Can you trust ‘organic’ label? USDA wants to make sure

By Nihar Patel

“To call something organic, it really means something, especially in the state of California,” California farmer Steven Murray, Jr. says of the organic label. Photo by Shutterstock.

When you hear the word “organic” or see a product with that label, you probably think of food that’s healthy, “all natural,” and produced without chemicals. The word “organic” might mean all those things, but the product it’s attached to might be something else. 

The uncertainty around organic labeling, plus high-profile cases of “organic” fraud, have prompted the USDA to implement new rules to protect the integrity of the organic supply chain, and build consumer and industry trust. 

“It's really upping the bar in terms of enforcement,” believes Tom Chapman, CEO of the Organic Trade Association. “[The USDA is] requiring every entity in the supply chain to be certified … increasing the training and consistency amongst certifiers … adding additional controls at import. And it's really just boosting that trust that consumers can have in that organic seal.”

The latest efforts by the USDA are being welcomed by California farmers like Steve Murray, Junior, whose family owns Murray Family Farms in the Bakersfield area. Their farms, which grow more than 600 non-organic and organic crops, already comply with the state’s two-tier certification system. 

“There's a lot that goes into being certified organic,” Murray says, citing such measures as detailed record-keeping, map-sharing, soil-testing, plus a three-year period before official certification can happen. “We do up to 35 farmers markets a week, [and] we'll have someone come and … get samples of the different items … [to] do tests on them to see if there's any residues.”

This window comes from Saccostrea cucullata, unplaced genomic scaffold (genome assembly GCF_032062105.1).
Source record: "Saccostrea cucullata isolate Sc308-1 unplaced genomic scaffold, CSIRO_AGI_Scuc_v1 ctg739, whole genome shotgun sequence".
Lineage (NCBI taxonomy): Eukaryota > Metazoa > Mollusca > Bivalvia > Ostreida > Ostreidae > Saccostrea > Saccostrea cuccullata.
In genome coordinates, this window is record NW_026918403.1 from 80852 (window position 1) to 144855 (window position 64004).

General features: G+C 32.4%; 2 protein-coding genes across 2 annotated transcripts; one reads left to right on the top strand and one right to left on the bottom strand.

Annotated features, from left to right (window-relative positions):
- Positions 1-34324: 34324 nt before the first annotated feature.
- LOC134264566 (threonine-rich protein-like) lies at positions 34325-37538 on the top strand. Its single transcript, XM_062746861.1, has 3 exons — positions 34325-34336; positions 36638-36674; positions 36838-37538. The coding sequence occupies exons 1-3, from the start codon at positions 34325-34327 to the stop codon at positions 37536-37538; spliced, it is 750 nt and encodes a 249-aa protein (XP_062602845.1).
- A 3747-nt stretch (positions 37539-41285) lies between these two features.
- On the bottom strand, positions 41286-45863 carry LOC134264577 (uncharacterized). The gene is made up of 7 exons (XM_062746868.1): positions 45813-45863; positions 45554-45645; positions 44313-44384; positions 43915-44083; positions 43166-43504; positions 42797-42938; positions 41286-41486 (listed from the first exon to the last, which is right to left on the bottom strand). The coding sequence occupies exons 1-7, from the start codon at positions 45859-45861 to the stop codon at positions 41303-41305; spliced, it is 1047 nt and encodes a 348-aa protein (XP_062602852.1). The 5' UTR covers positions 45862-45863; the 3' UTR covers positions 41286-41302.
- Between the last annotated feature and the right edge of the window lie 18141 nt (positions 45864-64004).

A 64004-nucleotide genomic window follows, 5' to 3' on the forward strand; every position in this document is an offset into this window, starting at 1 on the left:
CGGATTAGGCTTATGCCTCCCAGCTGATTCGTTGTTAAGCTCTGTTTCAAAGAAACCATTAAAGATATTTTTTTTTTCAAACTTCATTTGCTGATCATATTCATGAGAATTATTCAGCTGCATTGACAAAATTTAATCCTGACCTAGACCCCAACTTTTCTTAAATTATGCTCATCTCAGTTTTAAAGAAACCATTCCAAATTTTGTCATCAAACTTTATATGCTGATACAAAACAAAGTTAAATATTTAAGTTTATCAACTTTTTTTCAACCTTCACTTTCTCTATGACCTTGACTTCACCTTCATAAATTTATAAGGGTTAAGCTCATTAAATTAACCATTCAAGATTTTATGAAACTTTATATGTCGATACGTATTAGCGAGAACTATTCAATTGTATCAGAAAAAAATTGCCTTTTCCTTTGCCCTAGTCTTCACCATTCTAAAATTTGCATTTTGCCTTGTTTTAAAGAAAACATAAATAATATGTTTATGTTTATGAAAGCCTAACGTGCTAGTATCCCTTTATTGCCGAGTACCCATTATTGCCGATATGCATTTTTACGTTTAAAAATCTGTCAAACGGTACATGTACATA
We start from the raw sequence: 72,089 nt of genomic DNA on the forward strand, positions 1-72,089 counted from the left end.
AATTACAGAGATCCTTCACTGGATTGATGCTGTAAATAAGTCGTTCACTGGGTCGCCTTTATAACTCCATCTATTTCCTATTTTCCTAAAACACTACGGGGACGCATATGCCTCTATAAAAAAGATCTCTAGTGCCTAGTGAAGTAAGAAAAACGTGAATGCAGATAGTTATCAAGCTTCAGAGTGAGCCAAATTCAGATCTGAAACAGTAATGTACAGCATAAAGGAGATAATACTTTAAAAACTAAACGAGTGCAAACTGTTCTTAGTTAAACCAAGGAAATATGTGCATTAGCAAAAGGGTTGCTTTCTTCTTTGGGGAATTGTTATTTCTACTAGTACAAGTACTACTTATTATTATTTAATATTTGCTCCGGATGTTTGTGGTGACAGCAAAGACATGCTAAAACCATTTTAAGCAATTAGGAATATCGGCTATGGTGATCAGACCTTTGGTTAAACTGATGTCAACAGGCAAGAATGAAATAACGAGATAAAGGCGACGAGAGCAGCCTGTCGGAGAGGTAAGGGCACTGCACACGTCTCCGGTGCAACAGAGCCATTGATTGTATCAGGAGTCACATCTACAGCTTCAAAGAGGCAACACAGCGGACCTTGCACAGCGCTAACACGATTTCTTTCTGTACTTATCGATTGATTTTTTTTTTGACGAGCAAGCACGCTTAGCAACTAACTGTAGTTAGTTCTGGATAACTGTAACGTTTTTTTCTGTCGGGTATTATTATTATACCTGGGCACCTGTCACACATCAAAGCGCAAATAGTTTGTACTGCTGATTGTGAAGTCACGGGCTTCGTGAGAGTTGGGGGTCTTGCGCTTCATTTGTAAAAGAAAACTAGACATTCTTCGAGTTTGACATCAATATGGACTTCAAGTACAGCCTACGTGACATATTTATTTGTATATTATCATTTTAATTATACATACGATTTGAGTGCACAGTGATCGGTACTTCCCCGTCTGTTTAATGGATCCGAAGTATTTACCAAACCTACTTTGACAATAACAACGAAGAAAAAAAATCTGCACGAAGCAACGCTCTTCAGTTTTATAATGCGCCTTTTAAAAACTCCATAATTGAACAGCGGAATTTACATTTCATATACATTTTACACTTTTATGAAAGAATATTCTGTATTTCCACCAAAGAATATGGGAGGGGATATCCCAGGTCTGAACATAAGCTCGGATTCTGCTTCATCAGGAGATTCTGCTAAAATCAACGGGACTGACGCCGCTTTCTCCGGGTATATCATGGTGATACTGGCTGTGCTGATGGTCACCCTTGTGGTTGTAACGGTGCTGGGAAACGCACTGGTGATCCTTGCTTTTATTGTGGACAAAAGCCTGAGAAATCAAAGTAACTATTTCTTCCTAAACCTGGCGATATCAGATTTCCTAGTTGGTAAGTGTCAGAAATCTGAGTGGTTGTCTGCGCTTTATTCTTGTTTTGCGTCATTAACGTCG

Those kinds of measures distinguish the “organic” designation from other types of health-food marketing, says Chapman of the Organic Trade Association. Increased oversight from the USDA should only strengthen that further.

“When you look at labels like natural or regenerative or non-GMO, you don't have consequences, like jail time and fines that come … when you cheat and get caught. … That really sets organic apart from anything else.”

For farmers like Murray, the decision of whether to convert existing acres of farmland to organic crops has its pros and cons. Organic farming practices are more sustainable, there’s increased demand from consumers for organics, and potentially more profit to be made. But there are greater risks to organic crops when pest infestations or disasters occur. This is mainly due to the limitations around what can be sprayed to mitigate losses, which if utilized would jeopardize a farm’s “organic” status.

“It's more difficult, but I think that it's worth it. I think it's better for the earth. It's better for the public, and it makes better produce, and it's a system that we can do forever. And being sustainable, that's real important.”